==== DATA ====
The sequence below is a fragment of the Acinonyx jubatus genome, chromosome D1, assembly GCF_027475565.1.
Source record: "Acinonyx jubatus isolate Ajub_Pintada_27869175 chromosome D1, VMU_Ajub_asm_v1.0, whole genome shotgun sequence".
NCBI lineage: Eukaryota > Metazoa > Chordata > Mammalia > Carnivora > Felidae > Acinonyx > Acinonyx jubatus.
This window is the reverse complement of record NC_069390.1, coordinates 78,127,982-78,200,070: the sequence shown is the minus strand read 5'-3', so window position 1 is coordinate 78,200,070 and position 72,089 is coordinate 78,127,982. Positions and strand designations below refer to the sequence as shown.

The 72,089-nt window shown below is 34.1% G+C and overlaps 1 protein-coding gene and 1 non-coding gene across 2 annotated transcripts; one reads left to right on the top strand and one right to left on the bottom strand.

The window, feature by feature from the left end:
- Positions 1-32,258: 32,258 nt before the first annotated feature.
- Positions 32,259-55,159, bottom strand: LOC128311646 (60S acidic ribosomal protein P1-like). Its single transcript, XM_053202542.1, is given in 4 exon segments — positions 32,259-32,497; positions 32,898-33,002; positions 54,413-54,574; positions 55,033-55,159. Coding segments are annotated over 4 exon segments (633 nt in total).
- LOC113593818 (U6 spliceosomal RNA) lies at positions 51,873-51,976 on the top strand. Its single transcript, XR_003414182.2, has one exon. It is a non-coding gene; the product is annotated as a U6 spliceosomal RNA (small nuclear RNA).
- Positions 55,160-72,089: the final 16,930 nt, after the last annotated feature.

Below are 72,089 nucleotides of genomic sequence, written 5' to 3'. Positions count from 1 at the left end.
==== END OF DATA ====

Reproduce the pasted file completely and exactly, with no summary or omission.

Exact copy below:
The sequence below is a fragment of the Acinonyx jubatus genome, chromosome D1, assembly GCF_027475565.1.
Source record: "Acinonyx jubatus isolate Ajub_Pintada_27869175 chromosome D1, VMU_Ajub_asm_v1.0, whole genome shotgun sequence".
NCBI lineage: Eukaryota > Metazoa > Chordata > Mammalia > Carnivora > Felidae > Acinonyx > Acinonyx jubatus.
This window is the reverse complement of record NC_069390.1, coordinates 78,127,982-78,200,070: the sequence shown is the minus strand read 5'-3', so window position 1 is coordinate 78,200,070 and position 72,089 is coordinate 78,127,982. Positions and strand designations below refer to the sequence as shown.

The 72,089-nt window shown below is 34.1% G+C and overlaps 1 protein-coding gene and 1 non-coding gene across 2 annotated transcripts; one reads left to right on the top strand and one right to left on the bottom strand.

The window, feature by feature from the left end:
- Positions 1-32,258: 32,258 nt before the first annotated feature.
- Positions 32,259-55,159, bottom strand: LOC128311646 (60S acidic ribosomal protein P1-like). Its single transcript, XM_053202542.1, is given in 4 exon segments — positions 32,259-32,497; positions 32,898-33,002; positions 54,413-54,574; positions 55,033-55,159. Coding segments are annotated over 4 exon segments (633 nt in total).
- LOC113593818 (U6 spliceosomal RNA) lies at positions 51,873-51,976 on the top strand. Its single transcript, XR_003414182.2, has one exon. It is a non-coding gene; the product is annotated as a U6 spliceosomal RNA (small nuclear RNA).
- Positions 55,160-72,089: the final 16,930 nt, after the last annotated feature.

Below are 72,089 nucleotides of genomic sequence, written 5' to 3'. Positions count from 1 at the left end.